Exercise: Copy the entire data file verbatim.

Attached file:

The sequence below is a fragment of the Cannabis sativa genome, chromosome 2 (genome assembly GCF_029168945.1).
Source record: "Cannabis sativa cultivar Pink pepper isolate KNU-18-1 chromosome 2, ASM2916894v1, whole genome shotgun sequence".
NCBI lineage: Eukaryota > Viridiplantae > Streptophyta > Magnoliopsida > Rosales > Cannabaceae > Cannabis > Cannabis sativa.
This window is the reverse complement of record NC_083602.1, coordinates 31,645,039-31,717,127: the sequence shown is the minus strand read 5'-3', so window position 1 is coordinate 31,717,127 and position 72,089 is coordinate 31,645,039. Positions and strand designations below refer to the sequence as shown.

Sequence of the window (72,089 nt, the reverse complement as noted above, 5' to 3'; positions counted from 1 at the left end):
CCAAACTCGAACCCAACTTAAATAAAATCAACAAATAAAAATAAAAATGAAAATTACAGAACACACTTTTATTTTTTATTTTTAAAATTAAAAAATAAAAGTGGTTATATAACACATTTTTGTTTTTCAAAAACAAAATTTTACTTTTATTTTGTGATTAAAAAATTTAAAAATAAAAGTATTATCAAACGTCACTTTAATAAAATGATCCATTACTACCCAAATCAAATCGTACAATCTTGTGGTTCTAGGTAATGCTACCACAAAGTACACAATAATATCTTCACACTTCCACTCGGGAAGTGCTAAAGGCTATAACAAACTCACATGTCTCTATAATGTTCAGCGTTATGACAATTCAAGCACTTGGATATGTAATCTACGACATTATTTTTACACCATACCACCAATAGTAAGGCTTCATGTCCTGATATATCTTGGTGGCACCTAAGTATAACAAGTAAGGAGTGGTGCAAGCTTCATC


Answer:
The sequence below is a fragment of the Cannabis sativa genome, chromosome 2 (genome assembly GCF_029168945.1).
Source record: "Cannabis sativa cultivar Pink pepper isolate KNU-18-1 chromosome 2, ASM2916894v1, whole genome shotgun sequence".
NCBI lineage: Eukaryota > Viridiplantae > Streptophyta > Magnoliopsida > Rosales > Cannabaceae > Cannabis > Cannabis sativa.
This window is the reverse complement of record NC_083602.1, coordinates 31,645,039-31,717,127: the sequence shown is the minus strand read 5'-3', so window position 1 is coordinate 31,717,127 and position 72,089 is coordinate 31,645,039. Positions and strand designations below refer to the sequence as shown.

Sequence of the window (72,089 nt, the reverse complement as noted above, 5' to 3'; positions counted from 1 at the left end):
CCAAACTCGAACCCAACTTAAATAAAATCAACAAATAAAAATAAAAATGAAAATTACAGAACACACTTTTATTTTTTATTTTTAAAATTAAAAAATAAAAGTGGTTATATAACACATTTTTGTTTTTCAAAAACAAAATTTTACTTTTATTTTGTGATTAAAAAATTTAAAAATAAAAGTATTATCAAACGTCACTTTAATAAAATGATCCATTACTACCCAAATCAAATCGTACAATCTTGTGGTTCTAGGTAATGCTACCACAAAGTACACAATAATATCTTCACACTTCCACTCGGGAAGTGCTAAAGGCTATAACAAACTCACATGTCTCTATAATGTTCAGCGTTATGACAATTCAAGCACTTGGATATGTAATCTACGACATTATTTTTACACCATACCACCAATAGTAAGGCTTCATGTCCTGATATATCTTGGTGGCACCTAAGTATAACAAGTAAGGAGTGGTGCAAGCTTCATC